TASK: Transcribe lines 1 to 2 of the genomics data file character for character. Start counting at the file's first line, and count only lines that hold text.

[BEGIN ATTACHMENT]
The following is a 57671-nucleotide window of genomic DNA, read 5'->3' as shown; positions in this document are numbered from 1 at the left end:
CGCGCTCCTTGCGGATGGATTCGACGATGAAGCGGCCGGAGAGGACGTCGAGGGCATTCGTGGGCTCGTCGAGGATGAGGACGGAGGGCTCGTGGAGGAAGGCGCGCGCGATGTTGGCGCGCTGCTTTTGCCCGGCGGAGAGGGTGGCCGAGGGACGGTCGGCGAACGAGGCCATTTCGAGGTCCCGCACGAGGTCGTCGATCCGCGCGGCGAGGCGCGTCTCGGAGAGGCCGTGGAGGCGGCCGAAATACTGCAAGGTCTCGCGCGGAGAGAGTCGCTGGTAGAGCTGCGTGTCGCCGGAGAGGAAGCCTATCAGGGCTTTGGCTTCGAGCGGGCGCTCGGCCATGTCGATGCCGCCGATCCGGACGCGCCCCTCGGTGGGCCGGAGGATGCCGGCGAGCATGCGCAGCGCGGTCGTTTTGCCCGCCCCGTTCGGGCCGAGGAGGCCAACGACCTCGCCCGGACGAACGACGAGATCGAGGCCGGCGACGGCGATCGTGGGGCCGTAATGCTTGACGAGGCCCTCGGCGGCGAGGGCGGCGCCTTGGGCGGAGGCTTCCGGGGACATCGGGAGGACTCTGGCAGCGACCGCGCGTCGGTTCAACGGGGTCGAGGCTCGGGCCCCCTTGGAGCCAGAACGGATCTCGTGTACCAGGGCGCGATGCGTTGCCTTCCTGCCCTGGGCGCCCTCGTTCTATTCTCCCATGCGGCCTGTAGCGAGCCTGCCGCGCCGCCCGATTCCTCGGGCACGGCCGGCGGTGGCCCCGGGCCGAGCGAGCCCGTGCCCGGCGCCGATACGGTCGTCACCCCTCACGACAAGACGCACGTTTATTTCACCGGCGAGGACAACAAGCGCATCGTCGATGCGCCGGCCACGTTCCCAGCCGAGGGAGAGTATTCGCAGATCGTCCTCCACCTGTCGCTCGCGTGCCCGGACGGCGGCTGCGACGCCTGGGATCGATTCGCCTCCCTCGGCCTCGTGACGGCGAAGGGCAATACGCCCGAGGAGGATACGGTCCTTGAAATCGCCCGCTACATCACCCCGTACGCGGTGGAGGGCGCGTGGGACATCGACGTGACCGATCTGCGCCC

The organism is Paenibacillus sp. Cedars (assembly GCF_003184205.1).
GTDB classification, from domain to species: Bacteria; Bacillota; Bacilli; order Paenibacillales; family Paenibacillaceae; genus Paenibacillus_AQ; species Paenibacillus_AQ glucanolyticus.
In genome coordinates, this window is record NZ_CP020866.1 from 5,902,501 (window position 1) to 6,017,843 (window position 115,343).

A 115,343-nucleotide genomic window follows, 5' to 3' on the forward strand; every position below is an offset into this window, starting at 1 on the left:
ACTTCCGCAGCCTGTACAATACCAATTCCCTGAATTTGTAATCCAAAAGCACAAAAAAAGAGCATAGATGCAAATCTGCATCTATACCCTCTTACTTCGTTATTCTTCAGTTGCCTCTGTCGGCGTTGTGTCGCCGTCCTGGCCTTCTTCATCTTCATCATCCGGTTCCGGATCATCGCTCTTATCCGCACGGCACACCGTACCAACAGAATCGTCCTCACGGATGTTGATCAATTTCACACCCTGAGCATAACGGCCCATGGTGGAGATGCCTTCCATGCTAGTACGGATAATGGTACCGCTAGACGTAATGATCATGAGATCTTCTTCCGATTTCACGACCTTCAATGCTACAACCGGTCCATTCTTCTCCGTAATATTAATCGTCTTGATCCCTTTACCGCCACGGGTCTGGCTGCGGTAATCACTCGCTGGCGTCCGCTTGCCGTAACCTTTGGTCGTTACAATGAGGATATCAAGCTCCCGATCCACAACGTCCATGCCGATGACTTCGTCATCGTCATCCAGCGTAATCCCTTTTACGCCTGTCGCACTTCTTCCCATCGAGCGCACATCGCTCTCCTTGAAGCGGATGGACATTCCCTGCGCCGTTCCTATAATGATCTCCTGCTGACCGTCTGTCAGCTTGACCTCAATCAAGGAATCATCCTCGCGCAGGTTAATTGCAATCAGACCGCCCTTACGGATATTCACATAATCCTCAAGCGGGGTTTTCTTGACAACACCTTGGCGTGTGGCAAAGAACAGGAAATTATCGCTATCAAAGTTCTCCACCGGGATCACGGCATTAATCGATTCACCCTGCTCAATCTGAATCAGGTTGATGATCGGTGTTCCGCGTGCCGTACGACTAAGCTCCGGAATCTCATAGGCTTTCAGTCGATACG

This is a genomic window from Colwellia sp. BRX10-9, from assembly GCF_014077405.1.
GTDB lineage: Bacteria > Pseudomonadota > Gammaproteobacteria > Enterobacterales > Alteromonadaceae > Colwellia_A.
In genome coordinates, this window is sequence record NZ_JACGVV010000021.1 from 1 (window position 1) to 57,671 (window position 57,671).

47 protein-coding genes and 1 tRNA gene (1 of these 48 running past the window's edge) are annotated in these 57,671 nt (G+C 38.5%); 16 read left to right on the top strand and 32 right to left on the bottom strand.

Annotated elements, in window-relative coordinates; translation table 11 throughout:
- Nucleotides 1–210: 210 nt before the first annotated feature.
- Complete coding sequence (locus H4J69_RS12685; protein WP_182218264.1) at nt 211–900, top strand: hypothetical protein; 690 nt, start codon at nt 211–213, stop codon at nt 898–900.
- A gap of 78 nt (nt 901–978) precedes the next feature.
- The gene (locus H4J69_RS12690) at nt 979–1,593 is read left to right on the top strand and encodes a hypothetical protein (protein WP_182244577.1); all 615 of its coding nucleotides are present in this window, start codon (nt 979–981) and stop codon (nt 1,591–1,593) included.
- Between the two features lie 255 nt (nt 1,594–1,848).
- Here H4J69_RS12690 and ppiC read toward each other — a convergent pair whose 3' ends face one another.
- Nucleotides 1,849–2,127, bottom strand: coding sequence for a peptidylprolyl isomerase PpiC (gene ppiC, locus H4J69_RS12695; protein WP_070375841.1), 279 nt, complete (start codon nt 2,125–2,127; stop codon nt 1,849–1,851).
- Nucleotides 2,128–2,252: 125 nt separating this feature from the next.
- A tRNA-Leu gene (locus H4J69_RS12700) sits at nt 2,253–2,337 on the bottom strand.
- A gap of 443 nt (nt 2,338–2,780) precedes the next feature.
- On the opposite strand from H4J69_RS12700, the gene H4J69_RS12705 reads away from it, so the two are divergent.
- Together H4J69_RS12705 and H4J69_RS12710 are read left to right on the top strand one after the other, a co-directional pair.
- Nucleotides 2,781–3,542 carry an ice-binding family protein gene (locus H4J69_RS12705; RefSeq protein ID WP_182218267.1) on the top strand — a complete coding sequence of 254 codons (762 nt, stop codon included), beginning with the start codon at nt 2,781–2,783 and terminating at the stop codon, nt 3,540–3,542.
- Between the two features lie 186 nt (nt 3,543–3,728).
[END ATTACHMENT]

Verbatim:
The following is a 57671-nucleotide window of genomic DNA, read 5'->3' as shown; positions in this document are numbered from 1 at the left end:
CGCGCTCCTTGCGGATGGATTCGACGATGAAGCGGCCGGAGAGGACGTCGAGGGCATTCGTGGGCTCGTCGAGGATGAGGACGGAGGGCTCGTGGAGGAAGGCGCGCGCGATGTTGGCGCGCTGCTTTTGCCCGGCGGAGAGGGTGGCCGAGGGACGGTCGGCGAACGAGGCCATTTCGAGGTCCCGCACGAGGTCGTCGATCCGCGCGGCGAGGCGCGTCTCGGAGAGGCCGTGGAGGCGGCCGAAATACTGCAAGGTCTCGCGCGGAGAGAGTCGCTGGTAGAGCTGCGTGTCGCCGGAGAGGAAGCCTATCAGGGCTTTGGCTTCGAGCGGGCGCTCGGCCATGTCGATGCCGCCGATCCGGACGCGCCCCTCGGTGGGCCGGAGGATGCCGGCGAGCATGCGCAGCGCGGTCGTTTTGCCCGCCCCGTTCGGGCCGAGGAGGCCAACGACCTCGCCCGGACGAACGACGAGATCGAGGCCGGCGACGGCGATCGTGGGGCCGTAATGCTTGACGAGGCCCTCGGCGGCGAGGGCGGCGCCTTGGGCGGAGGCTTCCGGGGACATCGGGAGGACTCTGGCAGCGACCGCGCGTCGGTTCAACGGGGTCGAGGCTCGGGCCCCCTTGGAGCCAGAACGGATCTCGTGTACCAGGGCGCGATGCGTTGCCTTCCTGCCCTGGGCGCCCTCGTTCTATTCTCCCATGCGGCCTGTAGCGAGCCTGCCGCGCCGCCCGATTCCTCGGGCACGGCCGGCGGTGGCCCCGGGCCGAGCGAGCCCGTGCCCGGCGCCGATACGGTCGTCACCCCTCACGACAAGACGCACGTTTATTTCACCGGCGAGGACAACAAGCGCATCGTCGATGCGCCGGCCACGTTCCCAGCCGAGGGAGAGTATTCGCAGATCGTCCTCCACCTGTCGCTCGCGTGCCCGGACGGCGGCTGCGACGCCTGGGATCGATTCGCCTCCCTCGGCCTCGTGACGGCGAAGGGCAATACGCCCGAGGAGGATACGGTCCTTGAAATCGCCCGCTACATCACCCCGTACGCGGTGGAGGGCGCGTGGGACATCGACGTGACCGATCTGCGCCC